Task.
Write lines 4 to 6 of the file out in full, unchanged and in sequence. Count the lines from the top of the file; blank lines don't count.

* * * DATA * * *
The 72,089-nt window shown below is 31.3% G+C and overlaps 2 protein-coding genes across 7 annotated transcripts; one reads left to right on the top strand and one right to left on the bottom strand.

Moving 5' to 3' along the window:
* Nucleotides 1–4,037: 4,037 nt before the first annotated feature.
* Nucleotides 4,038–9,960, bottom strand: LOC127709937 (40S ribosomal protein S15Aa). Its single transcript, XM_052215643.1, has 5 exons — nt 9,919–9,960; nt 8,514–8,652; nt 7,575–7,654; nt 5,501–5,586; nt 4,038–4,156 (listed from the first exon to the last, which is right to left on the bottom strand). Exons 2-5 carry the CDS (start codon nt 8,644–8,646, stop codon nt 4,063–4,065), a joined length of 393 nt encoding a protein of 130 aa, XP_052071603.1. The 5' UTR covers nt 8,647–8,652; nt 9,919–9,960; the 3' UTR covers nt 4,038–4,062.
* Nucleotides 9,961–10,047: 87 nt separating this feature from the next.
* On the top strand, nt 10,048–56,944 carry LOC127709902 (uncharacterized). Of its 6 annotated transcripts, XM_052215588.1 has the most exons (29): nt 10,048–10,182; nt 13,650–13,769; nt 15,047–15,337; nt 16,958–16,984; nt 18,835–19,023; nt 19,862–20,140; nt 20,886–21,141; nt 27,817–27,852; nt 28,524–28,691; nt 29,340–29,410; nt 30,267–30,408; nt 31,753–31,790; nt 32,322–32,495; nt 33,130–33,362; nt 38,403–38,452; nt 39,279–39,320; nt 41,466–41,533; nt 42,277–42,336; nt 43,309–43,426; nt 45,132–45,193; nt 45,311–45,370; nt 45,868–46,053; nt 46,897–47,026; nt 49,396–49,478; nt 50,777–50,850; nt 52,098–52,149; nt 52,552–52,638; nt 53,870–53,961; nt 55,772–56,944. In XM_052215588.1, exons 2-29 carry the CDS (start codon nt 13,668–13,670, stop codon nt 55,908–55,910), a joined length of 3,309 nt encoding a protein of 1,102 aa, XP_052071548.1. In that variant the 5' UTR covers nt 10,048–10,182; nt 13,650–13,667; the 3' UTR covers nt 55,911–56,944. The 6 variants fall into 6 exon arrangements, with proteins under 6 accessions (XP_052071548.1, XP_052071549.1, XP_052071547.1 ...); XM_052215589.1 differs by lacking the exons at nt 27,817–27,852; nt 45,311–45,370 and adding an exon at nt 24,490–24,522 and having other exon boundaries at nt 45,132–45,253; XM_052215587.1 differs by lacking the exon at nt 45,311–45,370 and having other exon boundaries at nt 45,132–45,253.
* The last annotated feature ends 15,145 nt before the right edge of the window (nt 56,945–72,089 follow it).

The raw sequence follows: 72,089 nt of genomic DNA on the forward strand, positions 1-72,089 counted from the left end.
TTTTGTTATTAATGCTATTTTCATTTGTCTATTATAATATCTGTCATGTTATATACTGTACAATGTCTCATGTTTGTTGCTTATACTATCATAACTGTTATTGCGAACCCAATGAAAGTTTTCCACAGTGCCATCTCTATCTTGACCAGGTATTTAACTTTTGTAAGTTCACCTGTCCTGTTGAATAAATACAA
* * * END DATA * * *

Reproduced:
* Nucleotides 4,038–9,960, bottom strand: LOC127709937 (40S ribosomal protein S15Aa). Its single transcript, XM_052215643.1, has 5 exons — nt 9,919–9,960; nt 8,514–8,652; nt 7,575–7,654; nt 5,501–5,586; nt 4,038–4,156 (listed from the first exon to the last, which is right to left on the bottom strand). Exons 2-5 carry the CDS (start codon nt 8,644–8,646, stop codon nt 4,063–4,065), a joined length of 393 nt encoding a protein of 130 aa, XP_052071603.1. The 5' UTR covers nt 8,647–8,652; nt 9,919–9,960; the 3' UTR covers nt 4,038–4,062.
* Nucleotides 9,961–10,047: 87 nt separating this feature from the next.
* On the top strand, nt 10,048–56,944 carry LOC127709902 (uncharacterized). Of its 6 annotated transcripts, XM_052215588.1 has the most exons (29): nt 10,048–10,182; nt 13,650–13,769; nt 15,047–15,337; nt 16,958–16,984; nt 18,835–19,023; nt 19,862–20,140; nt 20,886–21,141; nt 27,817–27,852; nt 28,524–28,691; nt 29,340–29,410; nt 30,267–30,408; nt 31,753–31,790; nt 32,322–32,495; nt 33,130–33,362; nt 38,403–38,452; nt 39,279–39,320; nt 41,466–41,533; nt 42,277–42,336; nt 43,309–43,426; nt 45,132–45,193; nt 45,311–45,370; nt 45,868–46,053; nt 46,897–47,026; nt 49,396–49,478; nt 50,777–50,850; nt 52,098–52,149; nt 52,552–52,638; nt 53,870–53,961; nt 55,772–56,944. In XM_052215588.1, exons 2-29 carry the CDS (start codon nt 13,668–13,670, stop codon nt 55,908–55,910), a joined length of 3,309 nt encoding a protein of 1,102 aa, XP_052071548.1. In that variant the 5' UTR covers nt 10,048–10,182; nt 13,650–13,667; the 3' UTR covers nt 55,911–56,944. The 6 variants fall into 6 exon arrangements, with proteins under 6 accessions (XP_052071548.1, XP_052071549.1, XP_052071547.1 ...); XM_052215589.1 differs by lacking the exons at nt 27,817–27,852; nt 45,311–45,370 and adding an exon at nt 24,490–24,522 and having other exon boundaries at nt 45,132–45,253; XM_052215587.1 differs by lacking the exon at nt 45,311–45,370 and having other exon boundaries at nt 45,132–45,253.